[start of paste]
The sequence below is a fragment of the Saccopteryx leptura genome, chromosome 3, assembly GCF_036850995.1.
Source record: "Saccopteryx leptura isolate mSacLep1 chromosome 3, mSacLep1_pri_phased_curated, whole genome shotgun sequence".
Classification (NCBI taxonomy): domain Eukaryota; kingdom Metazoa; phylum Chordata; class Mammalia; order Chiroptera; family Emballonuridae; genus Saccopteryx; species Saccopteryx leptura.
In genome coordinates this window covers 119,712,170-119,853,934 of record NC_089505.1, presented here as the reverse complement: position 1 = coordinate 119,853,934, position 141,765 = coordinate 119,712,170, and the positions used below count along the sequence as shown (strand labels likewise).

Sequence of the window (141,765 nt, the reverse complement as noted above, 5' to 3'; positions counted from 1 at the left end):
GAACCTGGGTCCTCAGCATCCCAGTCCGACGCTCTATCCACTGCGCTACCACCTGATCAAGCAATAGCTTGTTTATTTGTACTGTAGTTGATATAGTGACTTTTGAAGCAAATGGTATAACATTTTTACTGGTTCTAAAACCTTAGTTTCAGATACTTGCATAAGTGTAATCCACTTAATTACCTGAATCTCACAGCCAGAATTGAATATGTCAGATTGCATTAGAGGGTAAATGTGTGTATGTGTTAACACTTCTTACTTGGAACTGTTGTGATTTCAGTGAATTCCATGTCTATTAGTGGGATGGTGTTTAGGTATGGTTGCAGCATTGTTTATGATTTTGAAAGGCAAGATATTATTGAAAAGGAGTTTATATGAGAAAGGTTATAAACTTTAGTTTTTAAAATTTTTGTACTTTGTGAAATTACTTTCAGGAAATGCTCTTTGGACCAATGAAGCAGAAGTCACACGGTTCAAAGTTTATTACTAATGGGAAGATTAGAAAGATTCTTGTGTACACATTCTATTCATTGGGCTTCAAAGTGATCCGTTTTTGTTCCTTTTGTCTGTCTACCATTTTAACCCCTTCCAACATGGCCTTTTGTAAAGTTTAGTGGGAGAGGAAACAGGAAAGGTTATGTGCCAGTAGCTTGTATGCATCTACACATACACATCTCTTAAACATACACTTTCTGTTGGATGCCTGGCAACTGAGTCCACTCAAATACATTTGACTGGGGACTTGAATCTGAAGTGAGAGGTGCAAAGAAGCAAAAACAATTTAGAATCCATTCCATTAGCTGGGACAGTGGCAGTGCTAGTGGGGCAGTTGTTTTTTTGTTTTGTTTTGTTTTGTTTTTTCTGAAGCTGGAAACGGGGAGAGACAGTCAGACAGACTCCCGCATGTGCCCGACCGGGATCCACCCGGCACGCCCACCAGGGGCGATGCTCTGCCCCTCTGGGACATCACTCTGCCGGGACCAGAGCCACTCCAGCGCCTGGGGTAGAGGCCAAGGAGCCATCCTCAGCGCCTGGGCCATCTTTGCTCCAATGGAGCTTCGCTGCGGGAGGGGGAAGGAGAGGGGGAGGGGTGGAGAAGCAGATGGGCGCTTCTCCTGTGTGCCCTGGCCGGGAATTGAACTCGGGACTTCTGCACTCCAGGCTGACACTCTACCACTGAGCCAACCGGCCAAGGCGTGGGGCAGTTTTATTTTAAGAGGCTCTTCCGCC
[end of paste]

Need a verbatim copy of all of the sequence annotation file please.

The sequence below is a fragment of the Saccopteryx leptura genome, chromosome 3, assembly GCF_036850995.1.
Source record: "Saccopteryx leptura isolate mSacLep1 chromosome 3, mSacLep1_pri_phased_curated, whole genome shotgun sequence".
Classification (NCBI taxonomy): domain Eukaryota; kingdom Metazoa; phylum Chordata; class Mammalia; order Chiroptera; family Emballonuridae; genus Saccopteryx; species Saccopteryx leptura.
In genome coordinates this window covers 119,712,170-119,853,934 of record NC_089505.1, presented here as the reverse complement: position 1 = coordinate 119,853,934, position 141,765 = coordinate 119,712,170, and the positions used below count along the sequence as shown (strand labels likewise).

Sequence of the window (141,765 nt, the reverse complement as noted above, 5' to 3'; positions counted from 1 at the left end):
GAACCTGGGTCCTCAGCATCCCAGTCCGACGCTCTATCCACTGCGCTACCACCTGATCAAGCAATAGCTTGTTTATTTGTACTGTAGTTGATATAGTGACTTTTGAAGCAAATGGTATAACATTTTTACTGGTTCTAAAACCTTAGTTTCAGATACTTGCATAAGTGTAATCCACTTAATTACCTGAATCTCACAGCCAGAATTGAATATGTCAGATTGCATTAGAGGGTAAATGTGTGTATGTGTTAACACTTCTTACTTGGAACTGTTGTGATTTCAGTGAATTCCATGTCTATTAGTGGGATGGTGTTTAGGTATGGTTGCAGCATTGTTTATGATTTTGAAAGGCAAGATATTATTGAAAAGGAGTTTATATGAGAAAGGTTATAAACTTTAGTTTTTAAAATTTTTGTACTTTGTGAAATTACTTTCAGGAAATGCTCTTTGGACCAATGAAGCAGAAGTCACACGGTTCAAAGTTTATTACTAATGGGAAGATTAGAAAGATTCTTGTGTACACATTCTATTCATTGGGCTTCAAAGTGATCCGTTTTTGTTCCTTTTGTCTGTCTACCATTTTAACCCCTTCCAACATGGCCTTTTGTAAAGTTTAGTGGGAGAGGAAACAGGAAAGGTTATGTGCCAGTAGCTTGTATGCATCTACACATACACATCTCTTAAACATACACTTTCTGTTGGATGCCTGGCAACTGAGTCCACTCAAATACATTTGACTGGGGACTTGAATCTGAAGTGAGAGGTGCAAAGAAGCAAAAACAATTTAGAATCCATTCCATTAGCTGGGACAGTGGCAGTGCTAGTGGGGCAGTTGTTTTTTTGTTTTGTTTTGTTTTGTTTTTTCTGAAGCTGGAAACGGGGAGAGACAGTCAGACAGACTCCCGCATGTGCCCGACCGGGATCCACCCGGCACGCCCACCAGGGGCGATGCTCTGCCCCTCTGGGACATCACTCTGCCGGGACCAGAGCCACTCCAGCGCCTGGGGTAGAGGCCAAGGAGCCATCCTCAGCGCCTGGGCCATCTTTGCTCCAATGGAGCTTCGCTGCGGGAGGGGGAAGGAGAGGGGGAGGGGTGGAGAAGCAGATGGGCGCTTCTCCTGTGTGCCCTGGCCGGGAATTGAACTCGGGACTTCTGCACTCCAGGCTGACACTCTACCACTGAGCCAACCGGCCAAGGCGTGGGGCAGTTTTATTTTAAGAGGCTCTTCCGCC